I’m delighted to welcome Celia Ristow as the latest guest reviewer to contribute to this blog. Celia is a respected technical communications professional with an abiding love for literature of all kinds. She offsets many hours spent in front of a computer with ample hammock-and-good-book time.
At times touching and poignant, at others brutal, tragic and refreshingly honest, Rebecca Rasmussen’s Evergreen is a study in contrasts; and yet throughout, the story moves forward with the certainty and ease of time itself. Like the river that flows through the centre of this multi-generational epic, and the enduring beauty of the natural foliage for which it is named, Evergreen is a story of endurance, resilience and promise. Although somewhat overstated at times, Rasmussen carefully and skillfully develops a delicate balance between contrasting forces — contrasts in character, story and setting — emerging in the end as an unquestionable narrative of hope and redemption.
The plot opens with newlyweds, Eveline and Emil, as they set up their first home in Evergreen, a remote corner of the Minnesota woods in the 1930s. After Eveline’s somewhat unconventional arrival at their wilderness cabin — a Lady of Shalott figure, asleep in a rowboat without paddles — she and Emil eke out an existence from the land and river around them. It is a traditional, if somewhat familiar tale of two pioneers in unforgiving surroundings, full of struggle yet reward, a new baby boy, Hux, and marital happiness, until Emil must return to Germany to care for his ailing father.
The story becomes centered around a trio of characters at this point — all of whom paint a portrait of compelling conflicts and contradictions — as Eveline is sustained by her straight-talking, rough-around-the-edges neighbour and friend, Lulu, and her husband, Reddy. Rasmussen brings the characters of Lulu and Reddy to life with ease. Like her worn coonskin coat, Lulu has endured much and survived with a clear and unflappable view on the events and people around her. She accepts and cherishes Reddy for who he is — the “honourable” alcoholic who travels to town for regular drunken binges, but always returns with supplies; who once saved Lulu from a life of prostitution and now fills the role of “good father” to her son, Gunther. Within the larger story, Lulu and Reddy are two characters who have lived and continue to play out Rasmussen’s theme of hope and the redeeming power of love.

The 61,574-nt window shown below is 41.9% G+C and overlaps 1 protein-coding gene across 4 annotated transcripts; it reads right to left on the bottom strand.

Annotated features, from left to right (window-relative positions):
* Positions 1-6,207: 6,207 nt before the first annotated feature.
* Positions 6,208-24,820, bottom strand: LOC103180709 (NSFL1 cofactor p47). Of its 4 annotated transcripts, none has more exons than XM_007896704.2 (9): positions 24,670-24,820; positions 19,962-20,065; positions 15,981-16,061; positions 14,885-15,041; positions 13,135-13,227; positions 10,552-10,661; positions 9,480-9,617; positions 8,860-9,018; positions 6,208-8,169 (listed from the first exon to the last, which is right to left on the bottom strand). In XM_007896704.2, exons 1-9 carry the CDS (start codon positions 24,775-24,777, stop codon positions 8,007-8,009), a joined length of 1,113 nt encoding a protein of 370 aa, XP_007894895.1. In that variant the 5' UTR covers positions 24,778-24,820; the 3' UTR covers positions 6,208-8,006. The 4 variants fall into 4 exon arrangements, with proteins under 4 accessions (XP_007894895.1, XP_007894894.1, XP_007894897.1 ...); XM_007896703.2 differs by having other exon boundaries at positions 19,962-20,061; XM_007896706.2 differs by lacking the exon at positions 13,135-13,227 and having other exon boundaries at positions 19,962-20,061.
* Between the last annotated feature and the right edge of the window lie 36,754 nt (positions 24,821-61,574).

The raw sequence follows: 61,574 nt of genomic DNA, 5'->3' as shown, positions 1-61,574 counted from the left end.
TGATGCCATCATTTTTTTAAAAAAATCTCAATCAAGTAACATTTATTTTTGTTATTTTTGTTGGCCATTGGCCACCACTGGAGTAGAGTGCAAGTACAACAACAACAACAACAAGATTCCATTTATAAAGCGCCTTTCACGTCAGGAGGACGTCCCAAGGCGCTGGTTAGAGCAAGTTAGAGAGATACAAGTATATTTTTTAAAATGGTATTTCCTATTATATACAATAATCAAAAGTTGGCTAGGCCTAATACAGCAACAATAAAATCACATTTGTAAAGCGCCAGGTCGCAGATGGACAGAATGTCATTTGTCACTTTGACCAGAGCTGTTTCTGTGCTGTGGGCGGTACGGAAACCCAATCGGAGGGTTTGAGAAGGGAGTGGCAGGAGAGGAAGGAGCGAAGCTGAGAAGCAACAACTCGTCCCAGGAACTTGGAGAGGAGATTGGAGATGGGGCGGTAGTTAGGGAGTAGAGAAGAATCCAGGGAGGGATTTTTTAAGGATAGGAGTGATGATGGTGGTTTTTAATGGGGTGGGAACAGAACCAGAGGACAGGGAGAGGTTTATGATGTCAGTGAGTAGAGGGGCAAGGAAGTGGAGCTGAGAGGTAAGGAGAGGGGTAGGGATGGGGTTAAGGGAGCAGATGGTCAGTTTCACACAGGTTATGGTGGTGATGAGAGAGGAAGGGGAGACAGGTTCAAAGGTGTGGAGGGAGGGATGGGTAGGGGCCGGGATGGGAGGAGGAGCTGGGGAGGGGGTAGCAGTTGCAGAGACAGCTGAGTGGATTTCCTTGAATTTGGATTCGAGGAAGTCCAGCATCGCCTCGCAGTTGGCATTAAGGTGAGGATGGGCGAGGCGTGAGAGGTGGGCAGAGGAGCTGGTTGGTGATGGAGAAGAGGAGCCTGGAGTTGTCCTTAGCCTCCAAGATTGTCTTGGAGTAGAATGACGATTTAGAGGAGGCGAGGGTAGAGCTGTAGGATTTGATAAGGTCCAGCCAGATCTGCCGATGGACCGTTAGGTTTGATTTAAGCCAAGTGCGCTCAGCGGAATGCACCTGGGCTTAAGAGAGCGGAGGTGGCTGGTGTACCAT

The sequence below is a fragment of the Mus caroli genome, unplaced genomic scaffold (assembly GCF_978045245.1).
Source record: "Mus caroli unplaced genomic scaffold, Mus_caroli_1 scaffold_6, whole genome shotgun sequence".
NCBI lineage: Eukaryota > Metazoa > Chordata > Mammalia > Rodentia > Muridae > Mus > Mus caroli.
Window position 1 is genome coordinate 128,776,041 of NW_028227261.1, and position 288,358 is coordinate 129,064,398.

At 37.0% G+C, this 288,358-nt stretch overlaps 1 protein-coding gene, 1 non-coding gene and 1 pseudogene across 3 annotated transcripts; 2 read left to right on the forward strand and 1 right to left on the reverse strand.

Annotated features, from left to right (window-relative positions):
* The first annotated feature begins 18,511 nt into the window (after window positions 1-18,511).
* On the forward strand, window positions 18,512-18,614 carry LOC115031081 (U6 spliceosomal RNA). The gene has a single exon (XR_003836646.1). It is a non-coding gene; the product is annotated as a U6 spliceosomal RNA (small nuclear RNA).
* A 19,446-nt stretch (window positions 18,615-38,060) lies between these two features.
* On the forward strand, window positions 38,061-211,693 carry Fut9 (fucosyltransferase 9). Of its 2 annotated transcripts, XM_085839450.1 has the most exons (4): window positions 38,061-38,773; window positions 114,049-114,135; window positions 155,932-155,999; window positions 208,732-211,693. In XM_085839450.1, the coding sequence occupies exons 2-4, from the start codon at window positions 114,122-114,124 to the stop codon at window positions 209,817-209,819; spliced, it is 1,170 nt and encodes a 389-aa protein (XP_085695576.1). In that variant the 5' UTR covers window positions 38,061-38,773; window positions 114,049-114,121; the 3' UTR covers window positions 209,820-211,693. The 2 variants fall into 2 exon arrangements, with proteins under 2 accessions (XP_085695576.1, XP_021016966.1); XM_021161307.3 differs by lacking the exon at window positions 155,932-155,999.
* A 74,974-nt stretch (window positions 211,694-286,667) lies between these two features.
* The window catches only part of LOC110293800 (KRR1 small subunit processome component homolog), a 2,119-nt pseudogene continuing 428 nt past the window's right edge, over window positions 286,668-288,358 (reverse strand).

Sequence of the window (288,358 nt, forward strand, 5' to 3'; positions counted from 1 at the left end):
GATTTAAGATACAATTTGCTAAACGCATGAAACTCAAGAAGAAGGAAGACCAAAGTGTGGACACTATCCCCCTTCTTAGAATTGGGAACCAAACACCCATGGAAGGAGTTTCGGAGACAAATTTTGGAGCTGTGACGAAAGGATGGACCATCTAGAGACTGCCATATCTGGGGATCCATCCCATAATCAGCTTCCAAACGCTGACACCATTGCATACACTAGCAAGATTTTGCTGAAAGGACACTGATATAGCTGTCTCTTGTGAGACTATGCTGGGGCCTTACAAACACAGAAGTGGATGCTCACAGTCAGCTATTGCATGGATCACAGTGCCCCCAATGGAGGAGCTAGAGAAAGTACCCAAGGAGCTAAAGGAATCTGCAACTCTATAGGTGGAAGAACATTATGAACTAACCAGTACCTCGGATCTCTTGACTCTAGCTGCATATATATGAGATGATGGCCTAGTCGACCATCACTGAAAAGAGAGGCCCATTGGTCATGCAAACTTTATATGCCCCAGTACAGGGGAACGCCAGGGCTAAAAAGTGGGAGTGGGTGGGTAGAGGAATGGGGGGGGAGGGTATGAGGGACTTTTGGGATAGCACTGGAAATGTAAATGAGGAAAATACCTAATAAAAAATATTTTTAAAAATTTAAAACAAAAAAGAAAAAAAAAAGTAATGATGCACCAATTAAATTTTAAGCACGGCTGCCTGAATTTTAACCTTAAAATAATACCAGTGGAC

Like the somewhat tarnished pasts of Lulu and Reddy, the idyllic tale of Eveline and her friends is suddenly tarnished itself with the rape of Eveline by a seemingly charming government surveyor, Cullen O’Shea, and the subsequent birth of a baby girl. Here Rasmussen delves into the utterly dark world of a rape victim as she explains how Eveline had “never felt so deeply hated”, conveying Eveline’s shame, fear and self-blame as she cannot seem to forget the “boyish” dimples that led her to trust O’Shea in the first place. And yet throughout this dark episode and following it, Rasmussen never lets us lose sight of the beauty and reassurance in nature, whether it be the inevitable return of spring and “tender green buds” to Evergreen or the little bird, Tuna, who feeds and sings without fail outside Eveline’s cabin.
Fearing Emil’s reaction to the baby born of this violation, Eveline leaves the baby at the Hopewell Orphanage, a name fraught — perhaps not so subtly — with the same contradictions Rasmussen has evoked previously. A place of supposed “hope”, the head nun at the orphanage develops a torn love/hate relationship with the girl, bestowing one her the demon name, Naamah. Despite dreams of finding her mother, and her view of the enduring evergreens from the orphanage — “Green as far as she could see” — Namaah inevitably leaves Hopewell and winds up a prostitute.
From here, Rasmussen moves the story forward easily, re-introducing the themes hope and redemption when Hux goes in search of and eventually finds his long-lost sister. The story now focuses on a new trio in Evergreen, Hux, Naamah and Lulu’s son, Gunther, who like the previous generation, continue to live a rough but idyllic life in their (now deceased) parents’ former cabins. As the story progresses with Gunther’s marriage to Naamah and the birth of their daughter, Racina, it becomes increasingly evident that the struggles and conflicts within Naamah have not dissipated. Afraid she “will do something terrible” to Racina, she abandons her, leaving her to be raised by the rough but dependable Gunther — a slightly over-stated echo of the past with Eveline’s abandonment of Naamah, and Lulu and Reddy’s predictability, but this thread weaves the generations and the story together in a way that seems perfectly natural and in its own way, reassuring.
Throughout Evergreen, Rasmussen evokes the beauty of the wilderness with vivid detail, taking its fundamental contradictions of brutality versus beauty, isolation versus connection as a backdrop to the struggles within the characters themselves. Occasionally somewhat forced — the image of Racina running into her mother’s arms at the conclusion of the story might seem somewhat Disney-like to some — and the evergreen imagery a little insistent at times, the story is compelling. The internal struggles of the characters are well-developed, and the plot moves forward at a steady pace so that we cannot help but read on. It’s a feel-good story, an honest portrayal of troubled lives, but reassuring in its simple yet affirmative final phrase, ‘Love was’.
Thank you to the author, Rebecca Rasmussen, for providing a complimentary copy of Evergreen.